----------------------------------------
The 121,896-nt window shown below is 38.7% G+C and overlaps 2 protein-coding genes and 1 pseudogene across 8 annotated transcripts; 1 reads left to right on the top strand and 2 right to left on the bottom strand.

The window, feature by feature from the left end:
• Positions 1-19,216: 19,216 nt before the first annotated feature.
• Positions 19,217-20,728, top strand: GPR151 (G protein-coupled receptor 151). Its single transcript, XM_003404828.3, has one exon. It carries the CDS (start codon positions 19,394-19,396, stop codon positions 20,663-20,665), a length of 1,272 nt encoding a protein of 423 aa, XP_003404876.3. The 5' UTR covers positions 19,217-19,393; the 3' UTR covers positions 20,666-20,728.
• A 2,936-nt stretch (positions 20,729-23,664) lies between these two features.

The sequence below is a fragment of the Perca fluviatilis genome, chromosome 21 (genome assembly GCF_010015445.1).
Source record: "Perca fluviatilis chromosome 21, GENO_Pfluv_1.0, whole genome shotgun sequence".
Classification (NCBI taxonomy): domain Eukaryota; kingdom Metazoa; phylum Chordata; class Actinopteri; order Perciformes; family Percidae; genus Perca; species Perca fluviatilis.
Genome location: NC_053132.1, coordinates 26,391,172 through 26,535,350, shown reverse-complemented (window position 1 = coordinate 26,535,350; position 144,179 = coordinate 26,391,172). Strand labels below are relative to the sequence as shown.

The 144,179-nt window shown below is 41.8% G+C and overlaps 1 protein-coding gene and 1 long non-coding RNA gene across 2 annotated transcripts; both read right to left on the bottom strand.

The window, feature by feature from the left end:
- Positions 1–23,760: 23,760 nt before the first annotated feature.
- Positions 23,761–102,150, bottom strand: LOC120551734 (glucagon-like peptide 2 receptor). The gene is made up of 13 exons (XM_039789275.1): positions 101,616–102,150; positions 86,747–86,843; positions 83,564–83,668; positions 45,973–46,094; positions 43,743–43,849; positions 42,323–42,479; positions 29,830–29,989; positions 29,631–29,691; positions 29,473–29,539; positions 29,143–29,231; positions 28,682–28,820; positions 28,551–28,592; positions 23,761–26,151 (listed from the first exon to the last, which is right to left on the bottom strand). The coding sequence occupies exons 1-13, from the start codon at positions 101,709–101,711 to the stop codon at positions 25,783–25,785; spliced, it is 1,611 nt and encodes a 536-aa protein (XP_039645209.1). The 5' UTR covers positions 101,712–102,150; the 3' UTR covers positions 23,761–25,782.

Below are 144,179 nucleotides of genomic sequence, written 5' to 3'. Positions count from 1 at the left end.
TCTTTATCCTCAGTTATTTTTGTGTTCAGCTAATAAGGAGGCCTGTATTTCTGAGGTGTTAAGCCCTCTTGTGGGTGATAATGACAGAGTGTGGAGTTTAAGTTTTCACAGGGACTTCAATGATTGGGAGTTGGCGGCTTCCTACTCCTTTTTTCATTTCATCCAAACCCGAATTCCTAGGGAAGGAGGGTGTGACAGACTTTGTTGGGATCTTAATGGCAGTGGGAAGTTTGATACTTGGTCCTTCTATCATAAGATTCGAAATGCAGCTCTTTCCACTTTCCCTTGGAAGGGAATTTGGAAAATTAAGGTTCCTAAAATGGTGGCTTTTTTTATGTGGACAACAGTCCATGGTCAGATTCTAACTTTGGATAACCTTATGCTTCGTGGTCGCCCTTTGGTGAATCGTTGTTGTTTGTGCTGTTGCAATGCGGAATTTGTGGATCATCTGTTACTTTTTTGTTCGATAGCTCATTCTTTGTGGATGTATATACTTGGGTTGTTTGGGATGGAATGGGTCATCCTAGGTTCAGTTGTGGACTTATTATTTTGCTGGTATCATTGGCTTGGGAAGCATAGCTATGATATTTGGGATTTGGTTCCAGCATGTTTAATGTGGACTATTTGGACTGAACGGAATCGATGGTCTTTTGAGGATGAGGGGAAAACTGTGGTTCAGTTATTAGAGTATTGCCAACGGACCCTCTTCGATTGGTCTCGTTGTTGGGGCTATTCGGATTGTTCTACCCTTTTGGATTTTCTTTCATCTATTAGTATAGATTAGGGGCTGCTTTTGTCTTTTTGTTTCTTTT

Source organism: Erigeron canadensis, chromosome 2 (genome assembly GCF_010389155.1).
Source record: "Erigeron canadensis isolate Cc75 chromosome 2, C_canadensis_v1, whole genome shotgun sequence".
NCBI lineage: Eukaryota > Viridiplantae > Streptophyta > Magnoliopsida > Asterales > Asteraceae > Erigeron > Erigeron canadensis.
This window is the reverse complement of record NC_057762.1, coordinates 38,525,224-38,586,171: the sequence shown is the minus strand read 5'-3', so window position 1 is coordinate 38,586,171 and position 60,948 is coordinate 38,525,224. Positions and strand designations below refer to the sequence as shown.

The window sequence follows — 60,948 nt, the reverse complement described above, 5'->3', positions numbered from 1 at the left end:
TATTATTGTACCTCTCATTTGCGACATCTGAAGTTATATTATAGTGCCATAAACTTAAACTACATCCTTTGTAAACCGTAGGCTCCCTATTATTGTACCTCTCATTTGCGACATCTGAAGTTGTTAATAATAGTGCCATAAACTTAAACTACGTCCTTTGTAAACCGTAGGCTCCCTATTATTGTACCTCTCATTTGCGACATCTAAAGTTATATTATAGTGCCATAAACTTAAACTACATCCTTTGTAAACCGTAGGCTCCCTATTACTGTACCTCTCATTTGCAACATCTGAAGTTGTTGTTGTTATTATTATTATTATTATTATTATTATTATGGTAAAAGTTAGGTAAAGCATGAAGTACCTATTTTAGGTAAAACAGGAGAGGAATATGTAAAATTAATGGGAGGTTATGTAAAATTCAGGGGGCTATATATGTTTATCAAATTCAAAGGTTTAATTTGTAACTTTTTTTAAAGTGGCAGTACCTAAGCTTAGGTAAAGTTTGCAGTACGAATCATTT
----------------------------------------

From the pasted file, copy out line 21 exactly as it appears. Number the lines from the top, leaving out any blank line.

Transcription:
TATTATTGTACCTCTCATTTGCGACATCTGAAGTTATATTATAGTGCCATAAACTTAAACTACATCCTTTGTAAACCGTAGGCTCCCTATTATTGTACCTCTCATTTGCGACATCTGAAGTTGTTAATAATAGTGCCATAAACTTAAACTACGTCCTTTGTAAACCGTAGGCTCCCTATTATTGTACCTCTCATTTGCGACATCTAAAGTTATATTATAGTGCCATAAACTTAAACTACATCCTTTGTAAACCGTAGGCTCCCTATTACTGTACCTCTCATTTGCAACATCTGAAGTTGTTGTTGTTATTATTATTATTATTATTATTATTATTATGGTAAAAGTTAGGTAAAGCATGAAGTACCTATTTTAGGTAAAACAGGAGAGGAATATGTAAAATTAATGGGAGGTTATGTAAAATTCAGGGGGCTATATATGTTTATCAAATTCAAAGGTTTAATTTGTAACTTTTTTTAAAGTGGCAGTACCTAAGCTTAGGTAAAGTTTGCAGTACGAATCATTT